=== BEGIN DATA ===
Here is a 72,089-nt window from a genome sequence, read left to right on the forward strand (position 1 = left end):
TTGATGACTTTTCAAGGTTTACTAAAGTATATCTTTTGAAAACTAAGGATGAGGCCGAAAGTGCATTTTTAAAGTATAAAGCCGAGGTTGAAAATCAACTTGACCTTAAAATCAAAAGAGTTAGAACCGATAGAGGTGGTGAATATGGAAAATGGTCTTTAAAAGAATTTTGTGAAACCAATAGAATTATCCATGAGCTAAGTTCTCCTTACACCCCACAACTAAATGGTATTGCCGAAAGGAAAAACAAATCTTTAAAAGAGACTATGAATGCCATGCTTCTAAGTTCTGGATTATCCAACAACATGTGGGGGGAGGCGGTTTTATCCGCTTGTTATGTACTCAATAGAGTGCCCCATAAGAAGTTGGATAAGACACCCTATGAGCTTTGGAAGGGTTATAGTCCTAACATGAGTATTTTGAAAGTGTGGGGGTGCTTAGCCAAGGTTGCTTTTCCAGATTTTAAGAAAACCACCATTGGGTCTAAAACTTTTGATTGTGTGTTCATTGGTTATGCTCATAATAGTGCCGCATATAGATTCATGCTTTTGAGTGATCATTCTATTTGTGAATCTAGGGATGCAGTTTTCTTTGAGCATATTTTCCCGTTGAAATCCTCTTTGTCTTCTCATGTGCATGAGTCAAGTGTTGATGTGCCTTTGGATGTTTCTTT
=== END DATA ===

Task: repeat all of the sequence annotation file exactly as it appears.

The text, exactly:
Here is a 72,089-nt window from a genome sequence, read left to right on the forward strand (position 1 = left end):
TTGATGACTTTTCAAGGTTTACTAAAGTATATCTTTTGAAAACTAAGGATGAGGCCGAAAGTGCATTTTTAAAGTATAAAGCCGAGGTTGAAAATCAACTTGACCTTAAAATCAAAAGAGTTAGAACCGATAGAGGTGGTGAATATGGAAAATGGTCTTTAAAAGAATTTTGTGAAACCAATAGAATTATCCATGAGCTAAGTTCTCCTTACACCCCACAACTAAATGGTATTGCCGAAAGGAAAAACAAATCTTTAAAAGAGACTATGAATGCCATGCTTCTAAGTTCTGGATTATCCAACAACATGTGGGGGGAGGCGGTTTTATCCGCTTGTTATGTACTCAATAGAGTGCCCCATAAGAAGTTGGATAAGACACCCTATGAGCTTTGGAAGGGTTATAGTCCTAACATGAGTATTTTGAAAGTGTGGGGGTGCTTAGCCAAGGTTGCTTTTCCAGATTTTAAGAAAACCACCATTGGGTCTAAAACTTTTGATTGTGTGTTCATTGGTTATGCTCATAATAGTGCCGCATATAGATTCATGCTTTTGAGTGATCATTCTATTTGTGAATCTAGGGATGCAGTTTTCTTTGAGCATATTTTCCCGTTGAAATCCTCTTTGTCTTCTCATGTGCATGAGTCAAGTGTTGATGTGCCTTTGGATGTTTCTTT